There were however two difficulties. First, Leonard Jerome, true to the Duke's descriptions of the hazards of his occupation, was in a speculative downturn. He had been badly mauled by the plunge of the New York stock exchange of that year (1873). Second, he claimed to hold advanced New World ideas about the financial rights of married women. (This was before the British Married Women's Property Act of I882 gave women any property rights against their husbands.) The Duke assumed that whatever settlement could be obtained would be under the exclusive control of his son. Jerome thought it should be settled on his daughter. This led to a good deal of haggling which went on into the spring of 1874. Eventually a compromise was reached, by which Jerome settled a sum of £50,000 (approximately £2.5 million at present values), producing an income of £2,000 a year, with a half of both capital and income belonging to the husband and a half to the wife. The Duke settled another £1,100 a year for life on Randolph which gave the couple the equivalent of a present-day income of a little more than £150,000 a year, a sum which guaranteed that they would live constantly above their income and be always in debt.
As soon as this settlement was reached they were married, on 15 April 1874. It cannot be said that the wedding took place en beauté. It was not at Woodstock, or in a suitable London church, or a Fifth Avenue equivalent. It was in the British Embassy in Paris. The Jeromes attended and were among the very few witnesses, but neither Marlborough parent did; Blandford represented the family. However there was no ostracism at home. The couple were welcomed at Blenheim and in May were given a public reception in Woodstock, for which small family borough Lord Randolph had been first and fairly narrowly elected a member of Parliament at the general election of February 1874. He was twenty-five years of age at the time both of his election and of the birth of Winston Churchill. Jennie Churchill was twenty.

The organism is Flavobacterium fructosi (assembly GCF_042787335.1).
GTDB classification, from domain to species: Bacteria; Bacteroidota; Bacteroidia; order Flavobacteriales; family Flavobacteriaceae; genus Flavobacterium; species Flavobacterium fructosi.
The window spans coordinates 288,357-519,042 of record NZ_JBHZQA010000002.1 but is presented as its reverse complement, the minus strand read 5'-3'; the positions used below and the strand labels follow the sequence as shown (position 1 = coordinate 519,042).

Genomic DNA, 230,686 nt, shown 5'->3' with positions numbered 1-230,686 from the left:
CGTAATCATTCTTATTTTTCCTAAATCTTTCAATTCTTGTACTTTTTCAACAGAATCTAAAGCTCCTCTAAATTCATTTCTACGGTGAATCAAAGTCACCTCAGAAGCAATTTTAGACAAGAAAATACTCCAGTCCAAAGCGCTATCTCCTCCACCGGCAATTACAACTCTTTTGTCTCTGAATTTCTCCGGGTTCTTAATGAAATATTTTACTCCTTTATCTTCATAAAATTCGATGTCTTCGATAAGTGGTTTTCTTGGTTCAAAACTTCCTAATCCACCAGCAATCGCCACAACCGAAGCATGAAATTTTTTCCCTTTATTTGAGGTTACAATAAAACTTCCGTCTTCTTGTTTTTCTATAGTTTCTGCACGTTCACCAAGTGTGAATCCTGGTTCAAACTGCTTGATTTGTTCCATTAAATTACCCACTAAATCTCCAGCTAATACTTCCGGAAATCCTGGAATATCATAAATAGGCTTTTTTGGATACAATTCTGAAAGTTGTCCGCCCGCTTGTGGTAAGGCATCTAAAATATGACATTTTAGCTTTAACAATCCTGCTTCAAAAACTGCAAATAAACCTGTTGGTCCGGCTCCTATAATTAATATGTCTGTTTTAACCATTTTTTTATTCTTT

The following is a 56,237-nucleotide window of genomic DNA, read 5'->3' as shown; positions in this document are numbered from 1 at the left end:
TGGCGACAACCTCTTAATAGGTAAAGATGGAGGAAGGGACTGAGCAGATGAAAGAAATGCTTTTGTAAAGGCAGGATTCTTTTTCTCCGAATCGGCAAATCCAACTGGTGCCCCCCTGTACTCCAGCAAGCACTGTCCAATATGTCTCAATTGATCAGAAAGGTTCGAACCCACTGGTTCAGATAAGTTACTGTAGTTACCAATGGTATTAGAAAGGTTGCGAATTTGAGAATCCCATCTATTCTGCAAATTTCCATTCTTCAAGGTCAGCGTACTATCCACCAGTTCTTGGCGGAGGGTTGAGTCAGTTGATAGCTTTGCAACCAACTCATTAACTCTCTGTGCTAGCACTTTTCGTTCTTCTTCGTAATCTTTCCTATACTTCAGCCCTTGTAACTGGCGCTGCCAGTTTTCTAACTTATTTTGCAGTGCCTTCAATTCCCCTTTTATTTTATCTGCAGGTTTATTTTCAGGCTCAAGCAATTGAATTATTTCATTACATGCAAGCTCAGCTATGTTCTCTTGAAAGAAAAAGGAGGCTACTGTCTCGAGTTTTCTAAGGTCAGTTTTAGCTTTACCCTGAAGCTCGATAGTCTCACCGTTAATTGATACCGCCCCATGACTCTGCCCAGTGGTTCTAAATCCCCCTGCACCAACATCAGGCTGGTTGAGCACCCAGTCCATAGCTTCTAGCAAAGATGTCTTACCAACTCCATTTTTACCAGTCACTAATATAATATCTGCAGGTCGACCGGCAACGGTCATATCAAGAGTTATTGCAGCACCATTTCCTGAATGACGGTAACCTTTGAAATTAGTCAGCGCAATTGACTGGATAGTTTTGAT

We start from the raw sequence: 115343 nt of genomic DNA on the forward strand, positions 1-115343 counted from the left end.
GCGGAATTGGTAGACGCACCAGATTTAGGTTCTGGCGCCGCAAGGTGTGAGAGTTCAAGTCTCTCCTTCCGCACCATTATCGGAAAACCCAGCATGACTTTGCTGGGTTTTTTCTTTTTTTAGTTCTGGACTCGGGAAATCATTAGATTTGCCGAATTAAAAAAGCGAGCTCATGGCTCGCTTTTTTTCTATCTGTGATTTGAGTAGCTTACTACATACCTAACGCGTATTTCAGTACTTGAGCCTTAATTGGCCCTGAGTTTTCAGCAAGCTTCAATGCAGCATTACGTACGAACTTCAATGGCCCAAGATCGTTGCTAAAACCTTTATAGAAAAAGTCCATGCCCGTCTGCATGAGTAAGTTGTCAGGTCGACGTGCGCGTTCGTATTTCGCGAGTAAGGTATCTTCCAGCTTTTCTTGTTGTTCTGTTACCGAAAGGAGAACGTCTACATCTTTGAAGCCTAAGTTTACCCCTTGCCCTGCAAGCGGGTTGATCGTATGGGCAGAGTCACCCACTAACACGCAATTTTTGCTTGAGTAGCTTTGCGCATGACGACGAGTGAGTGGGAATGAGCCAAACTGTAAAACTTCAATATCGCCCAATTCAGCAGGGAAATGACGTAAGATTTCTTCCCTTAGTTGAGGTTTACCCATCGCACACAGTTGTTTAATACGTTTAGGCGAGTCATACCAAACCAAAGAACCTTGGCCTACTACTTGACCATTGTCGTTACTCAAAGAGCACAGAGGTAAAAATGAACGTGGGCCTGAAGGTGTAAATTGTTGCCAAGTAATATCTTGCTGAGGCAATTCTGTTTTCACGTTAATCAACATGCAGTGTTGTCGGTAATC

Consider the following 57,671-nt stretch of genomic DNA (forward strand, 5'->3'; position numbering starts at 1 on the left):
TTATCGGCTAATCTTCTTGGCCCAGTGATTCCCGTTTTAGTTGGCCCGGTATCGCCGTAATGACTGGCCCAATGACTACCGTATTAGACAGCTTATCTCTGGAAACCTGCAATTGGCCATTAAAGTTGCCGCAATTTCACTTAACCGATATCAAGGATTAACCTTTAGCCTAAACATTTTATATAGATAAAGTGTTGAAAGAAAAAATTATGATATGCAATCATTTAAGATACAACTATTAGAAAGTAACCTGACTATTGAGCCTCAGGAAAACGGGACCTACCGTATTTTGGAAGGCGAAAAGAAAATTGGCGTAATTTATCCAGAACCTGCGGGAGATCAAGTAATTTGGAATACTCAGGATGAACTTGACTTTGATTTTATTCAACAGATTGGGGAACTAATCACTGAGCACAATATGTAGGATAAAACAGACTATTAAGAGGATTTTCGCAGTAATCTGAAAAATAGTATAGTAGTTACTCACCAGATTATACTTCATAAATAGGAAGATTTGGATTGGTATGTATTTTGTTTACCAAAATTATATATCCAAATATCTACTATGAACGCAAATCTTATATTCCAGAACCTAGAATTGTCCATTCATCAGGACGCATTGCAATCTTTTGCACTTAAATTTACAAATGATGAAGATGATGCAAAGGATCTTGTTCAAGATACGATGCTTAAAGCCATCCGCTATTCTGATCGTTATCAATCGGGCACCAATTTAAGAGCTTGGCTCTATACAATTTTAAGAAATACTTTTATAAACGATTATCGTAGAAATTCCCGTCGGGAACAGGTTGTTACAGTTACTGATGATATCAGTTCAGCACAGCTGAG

She had passed most of her adolescence in Paris, which Mrs Jerome appeared to prefer to New York, was considered a beauty and had already attracted much admiration before she met Lord Randolph. Her looks were undoubtedly striking, but what emerges most clearly from many photographs is that she quickly assumed an appearance which was hard, imperious and increasingly self-indulgent. Her performance as a wife, and indeed as a mother, was at least as mixed as that of the seventh Duke of Marlborough as a father. She and Randolph undoubtedly began upon a basis of mutual passion. Although they both liked a fashionable London life she accepted with calmness and even contentment the three years of virtual exile to Dublin which followed from her husband's 1876 quarrel (over a lady, but on his brother's, not his own, part) with the Prince of Wales. Her second son, Jack, was born in the Irish capital at the beginning of 1880. There has long been a strong suggestion that this boy had a different father from Winston Churchill, although this did not prevent the two brothers being close at various periods of their lives, notably in South Africa at the turn of the century and at the peak of Winston Churchill's career in the Second World War, when he accommodated the widowered Jack in 10 Downing Street. The most romantic candidate for alternative parenthood was Count Charles Kinsky, an Austrian diplomat of high aristocratic connection and of a proud elegance reminiscent of Sargent's portrait of Lord Ribblesdale. Lady Randolph was much taken up with him in the early and mid-1880s but the dates are wrong for giving him a procreative role; he did not arrive in London until 1881. If the legitimacy of Jack Churchill is challenged, a more likely candidate seems to be the Dublin-based Colonel John Strange Jocelyn, who succeeded his nephew as the fifth Earl of Roden later in the year 1880. He was thirty years older than Lady Randolph, but that was no necessary bar.